July 3.
Cockpitt.
284. The Earl of Dartmouth to the Council of Trade and Plantations. The Queen would have your Lordships send me an account the last advice you received from Jamaica, what ships of warr or privateer the Enemy has in those parts, in what condition we are to resist them, and what force may be necessary for the security of the Island and the Trade there. Signed, Dartmouth. Endorsed, Recd. Read July 4, 1710. 1 p. [C.O. 137. 9. No. 8.; and 138, 13. pp. 140, 141.]
July 4.
Whitehall.
285. W. Popple to Sir Gilbert Heathcote. Request to bring his opinion in writing on Thursday as to preceding. The like letter to Mr. Loyd (v. July 6). [C.O. 138, 13. p. 141.]
July 4.
London.
286. Mr. Dummer to Mr. Popple. Gives sailings of the Resolution packet. Through bad weather and being forced about Cuba by French privateers, he has spent 165 days, etc. He sailed from Jamaica Aprill 13 with 7 other ships in company, and with them ply'd to windward untill May 2. The Windsor and Roebuck were their convoy, and meeting a French man of warr of 44 guns and severall privateers between the Capes, all the merchant shipes bore away to Leward for the Gulfe of Florida, they all beleiving it impracticable to pass the Windward Passage, as the wind stood, without being taken, etc., 'Tis advised from Jamaica (April 9) that the Galeon is still at Carthagene, and likewise a French Shipe very richly laden. But the Lavera Cruz fleet sailed from the Havanna Jan. 6 or 7 last, and were mett Feb. 4 in ye latitude of Cadiz by this packett boate, being 25 saile. Signed, E. Dummer. Endorsed, Recd. 4th July, 1710.Addressed. Postmark. 1½ pp. [C.O. 323, 7. No. 2.]
July 5.
London Street, Ratcliffe.
287. John Mackley to Lord Dartmouth. Enclosesfollowing "to be published, if your Lordp. shall see fit, for my son's honr. and to the incouragemt. of our saylors and commanders." Signed, Jno. Mackley. Addressed. Postmark. 1p. Enclosed,
287. i. Thomas Mackley, Commander of the Alexander galley, to his father, John Mackley. Jamaica, May 8, 1710. Describes two engagements with French privateers, off Granada and Jamaica. Though boarded by greatly superior numbers he repulsed them and reached Jamaica with more prisoners than he had crew. Signed, Thomas Mackley. Copy. 1 p. [C.O. 137, 45. Nos. 91, 91 i.]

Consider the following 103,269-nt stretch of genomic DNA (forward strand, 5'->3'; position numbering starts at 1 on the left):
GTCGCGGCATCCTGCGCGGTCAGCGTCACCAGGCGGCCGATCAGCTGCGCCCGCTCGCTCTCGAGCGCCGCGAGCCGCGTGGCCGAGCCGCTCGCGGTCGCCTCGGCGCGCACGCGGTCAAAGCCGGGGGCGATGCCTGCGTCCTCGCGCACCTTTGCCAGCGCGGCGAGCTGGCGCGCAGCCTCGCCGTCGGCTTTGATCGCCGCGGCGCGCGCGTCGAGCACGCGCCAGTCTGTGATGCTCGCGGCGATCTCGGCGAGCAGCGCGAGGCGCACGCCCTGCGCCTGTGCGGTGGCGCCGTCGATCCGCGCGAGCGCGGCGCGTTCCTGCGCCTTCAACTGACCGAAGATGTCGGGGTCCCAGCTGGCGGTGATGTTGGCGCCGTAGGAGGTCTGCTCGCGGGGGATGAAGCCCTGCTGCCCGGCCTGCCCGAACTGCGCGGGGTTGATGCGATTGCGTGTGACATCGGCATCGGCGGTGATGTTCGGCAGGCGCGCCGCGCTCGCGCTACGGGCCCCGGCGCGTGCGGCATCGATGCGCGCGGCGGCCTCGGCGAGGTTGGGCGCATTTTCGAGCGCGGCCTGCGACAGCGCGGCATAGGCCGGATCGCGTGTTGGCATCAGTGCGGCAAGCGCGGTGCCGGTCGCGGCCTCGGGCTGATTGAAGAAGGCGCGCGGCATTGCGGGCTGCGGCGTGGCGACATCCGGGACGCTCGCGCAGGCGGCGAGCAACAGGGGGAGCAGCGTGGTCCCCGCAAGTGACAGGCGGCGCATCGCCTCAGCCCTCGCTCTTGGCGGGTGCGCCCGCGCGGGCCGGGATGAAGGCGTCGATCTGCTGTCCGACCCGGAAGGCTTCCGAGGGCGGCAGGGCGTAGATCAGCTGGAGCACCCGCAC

July 5.
New Yorke.
288. Col. Quary to Mr. Pulteney. There hath beene such misscaredge in letters that I thought it my duty to send severall coppeis of the inclosed in hopes to secure one save to your hands, etc. As soone as I heard of H.E. Collonell Hunter's arrivall in his Govermt. of New Yorke, I hastened thether to pay my duty to him; in few dayes he went to the Jerseys and published his Comission to the great sattisfaction of all persons and partys whose spiritts and tempers he had so allayed and sweetened by his speach in Councill (wch. was soone made publicque) that there appeared a very greate disposition in all persons towards an union and reconciliation of all particular differances, disputes and former quarrells, so that those who ware the greatest enemies seemed to contend only, who should soonest referr all contests to the judgement and determination of so good a Governour ! The reconciliation of these privatt quarrells will very much tend to the accomodating all the publicque disputs and contests of the Country in a Generall Assembly, the maine of all being that of property, in wch. H. E. hath assured them that hee will not interpose or conserne himselfe, but leave it wholy to the determination of the Law. Had some former Governours taken that just and prudent step, the Country would never have beene involved in those heates and confutions which of late they have laboured under. I may truly say that never any Governour was sent to these parts of the world so very well quallified to answer this greate end as H.E. Col. Hunter is, his judgment, prudence and temper is very exterordinary and suffitiant to overcome greater difficulty then what hee will meete with in composeing ye differancy of these Govermts. H.E. hath shewen much prudence and conduct in order to the settleing the poore Pallatins, by wch. the end wch. H.M. proposed will bee efectually answered in a vast advantage and security to all these Govermts. P.S. Coll. Nicholson is expected in Boston every day; all things is in a redyness there (as I am informed) they are uneasey at his stay, the nature of the designe requires all the dispatch imaginable, delay may prove fatall. I hope the next Post will bring the acco. of his arrivall, and so remove all feares. Signed, Robt. Quary. Endorsed, Recd. 14th, Read 24th Oct., 1710. 2 pp. [C.O. 5, 1049. No 163; and 5, 1122. pp. 183–185.]